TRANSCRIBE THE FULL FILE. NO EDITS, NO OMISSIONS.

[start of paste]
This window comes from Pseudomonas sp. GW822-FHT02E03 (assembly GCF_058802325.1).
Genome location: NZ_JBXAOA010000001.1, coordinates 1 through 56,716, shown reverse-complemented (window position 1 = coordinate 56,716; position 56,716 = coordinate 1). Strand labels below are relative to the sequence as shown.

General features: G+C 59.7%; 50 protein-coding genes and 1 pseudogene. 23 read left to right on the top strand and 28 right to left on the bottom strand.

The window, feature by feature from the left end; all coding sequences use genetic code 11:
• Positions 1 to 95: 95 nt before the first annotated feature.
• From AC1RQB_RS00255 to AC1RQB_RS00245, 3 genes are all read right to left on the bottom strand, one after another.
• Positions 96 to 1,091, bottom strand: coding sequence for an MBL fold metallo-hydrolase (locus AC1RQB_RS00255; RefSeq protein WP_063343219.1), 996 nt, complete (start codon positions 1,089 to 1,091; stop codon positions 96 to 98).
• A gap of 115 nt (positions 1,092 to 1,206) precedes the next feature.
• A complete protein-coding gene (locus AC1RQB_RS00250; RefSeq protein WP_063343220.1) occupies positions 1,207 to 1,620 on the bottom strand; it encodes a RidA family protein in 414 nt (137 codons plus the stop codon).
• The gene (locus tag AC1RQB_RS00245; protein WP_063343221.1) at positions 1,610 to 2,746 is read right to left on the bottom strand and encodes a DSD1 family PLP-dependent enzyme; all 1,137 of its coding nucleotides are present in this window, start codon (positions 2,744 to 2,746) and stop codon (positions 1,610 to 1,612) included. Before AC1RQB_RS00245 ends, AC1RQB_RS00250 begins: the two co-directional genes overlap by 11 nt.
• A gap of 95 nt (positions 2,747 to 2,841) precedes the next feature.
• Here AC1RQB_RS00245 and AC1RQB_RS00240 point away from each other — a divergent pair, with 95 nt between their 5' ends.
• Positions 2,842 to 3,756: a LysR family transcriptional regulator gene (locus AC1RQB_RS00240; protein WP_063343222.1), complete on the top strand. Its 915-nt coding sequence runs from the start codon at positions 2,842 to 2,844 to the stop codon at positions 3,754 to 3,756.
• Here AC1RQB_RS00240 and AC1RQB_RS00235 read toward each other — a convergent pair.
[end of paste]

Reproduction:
This window comes from Pseudomonas sp. GW822-FHT02E03 (assembly GCF_058802325.1).
Genome location: NZ_JBXAOA010000001.1, coordinates 1 through 56,716, shown reverse-complemented (window position 1 = coordinate 56,716; position 56,716 = coordinate 1). Strand labels below are relative to the sequence as shown.

General features: G+C 59.7%; 50 protein-coding genes and 1 pseudogene. 23 read left to right on the top strand and 28 right to left on the bottom strand.

The window, feature by feature from the left end; all coding sequences use genetic code 11:
• Positions 1 to 95: 95 nt before the first annotated feature.
• From AC1RQB_RS00255 to AC1RQB_RS00245, 3 genes are all read right to left on the bottom strand, one after another.
• Positions 96 to 1,091, bottom strand: coding sequence for an MBL fold metallo-hydrolase (locus AC1RQB_RS00255; RefSeq protein WP_063343219.1), 996 nt, complete (start codon positions 1,089 to 1,091; stop codon positions 96 to 98).
• A gap of 115 nt (positions 1,092 to 1,206) precedes the next feature.
• A complete protein-coding gene (locus AC1RQB_RS00250; RefSeq protein WP_063343220.1) occupies positions 1,207 to 1,620 on the bottom strand; it encodes a RidA family protein in 414 nt (137 codons plus the stop codon).
• The gene (locus tag AC1RQB_RS00245; protein WP_063343221.1) at positions 1,610 to 2,746 is read right to left on the bottom strand and encodes a DSD1 family PLP-dependent enzyme; all 1,137 of its coding nucleotides are present in this window, start codon (positions 2,744 to 2,746) and stop codon (positions 1,610 to 1,612) included. Before AC1RQB_RS00245 ends, AC1RQB_RS00250 begins: the two co-directional genes overlap by 11 nt.
• A gap of 95 nt (positions 2,747 to 2,841) precedes the next feature.
• Here AC1RQB_RS00245 and AC1RQB_RS00240 point away from each other — a divergent pair, with 95 nt between their 5' ends.
• Positions 2,842 to 3,756: a LysR family transcriptional regulator gene (locus AC1RQB_RS00240; protein WP_063343222.1), complete on the top strand. Its 915-nt coding sequence runs from the start codon at positions 2,842 to 2,844 to the stop codon at positions 3,754 to 3,756.
• Here AC1RQB_RS00240 and AC1RQB_RS00235 read toward each other — a convergent pair.